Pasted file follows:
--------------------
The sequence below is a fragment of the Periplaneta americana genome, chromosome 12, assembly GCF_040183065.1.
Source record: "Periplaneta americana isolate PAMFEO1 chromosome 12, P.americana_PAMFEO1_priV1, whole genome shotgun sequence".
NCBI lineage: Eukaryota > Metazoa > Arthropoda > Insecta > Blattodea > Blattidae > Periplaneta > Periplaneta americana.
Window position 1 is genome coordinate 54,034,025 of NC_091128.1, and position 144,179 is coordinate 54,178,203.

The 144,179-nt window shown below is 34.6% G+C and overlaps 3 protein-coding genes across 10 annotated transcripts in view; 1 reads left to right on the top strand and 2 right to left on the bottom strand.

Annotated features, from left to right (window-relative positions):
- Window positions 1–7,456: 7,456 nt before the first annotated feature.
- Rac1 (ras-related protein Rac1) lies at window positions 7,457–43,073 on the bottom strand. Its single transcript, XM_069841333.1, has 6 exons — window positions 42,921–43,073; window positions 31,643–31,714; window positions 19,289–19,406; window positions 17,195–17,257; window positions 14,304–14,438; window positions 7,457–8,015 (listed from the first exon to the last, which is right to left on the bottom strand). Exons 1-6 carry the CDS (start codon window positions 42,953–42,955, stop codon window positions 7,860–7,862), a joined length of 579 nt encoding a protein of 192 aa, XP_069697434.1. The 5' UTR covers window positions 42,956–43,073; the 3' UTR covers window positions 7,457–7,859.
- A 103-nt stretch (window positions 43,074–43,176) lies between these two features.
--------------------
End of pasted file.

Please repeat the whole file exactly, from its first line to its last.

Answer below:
The sequence below is a fragment of the Periplaneta americana genome, chromosome 12, assembly GCF_040183065.1.
Source record: "Periplaneta americana isolate PAMFEO1 chromosome 12, P.americana_PAMFEO1_priV1, whole genome shotgun sequence".
NCBI lineage: Eukaryota > Metazoa > Arthropoda > Insecta > Blattodea > Blattidae > Periplaneta > Periplaneta americana.
Window position 1 is genome coordinate 54,034,025 of NC_091128.1, and position 144,179 is coordinate 54,178,203.

The 144,179-nt window shown below is 34.6% G+C and overlaps 3 protein-coding genes across 10 annotated transcripts in view; 1 reads left to right on the top strand and 2 right to left on the bottom strand.

Annotated features, from left to right (window-relative positions):
- Window positions 1–7,456: 7,456 nt before the first annotated feature.
- Rac1 (ras-related protein Rac1) lies at window positions 7,457–43,073 on the bottom strand. Its single transcript, XM_069841333.1, has 6 exons — window positions 42,921–43,073; window positions 31,643–31,714; window positions 19,289–19,406; window positions 17,195–17,257; window positions 14,304–14,438; window positions 7,457–8,015 (listed from the first exon to the last, which is right to left on the bottom strand). Exons 1-6 carry the CDS (start codon window positions 42,953–42,955, stop codon window positions 7,860–7,862), a joined length of 579 nt encoding a protein of 192 aa, XP_069697434.1. The 5' UTR covers window positions 42,956–43,073; the 3' UTR covers window positions 7,457–7,859.
- A 103-nt stretch (window positions 43,074–43,176) lies between these two features.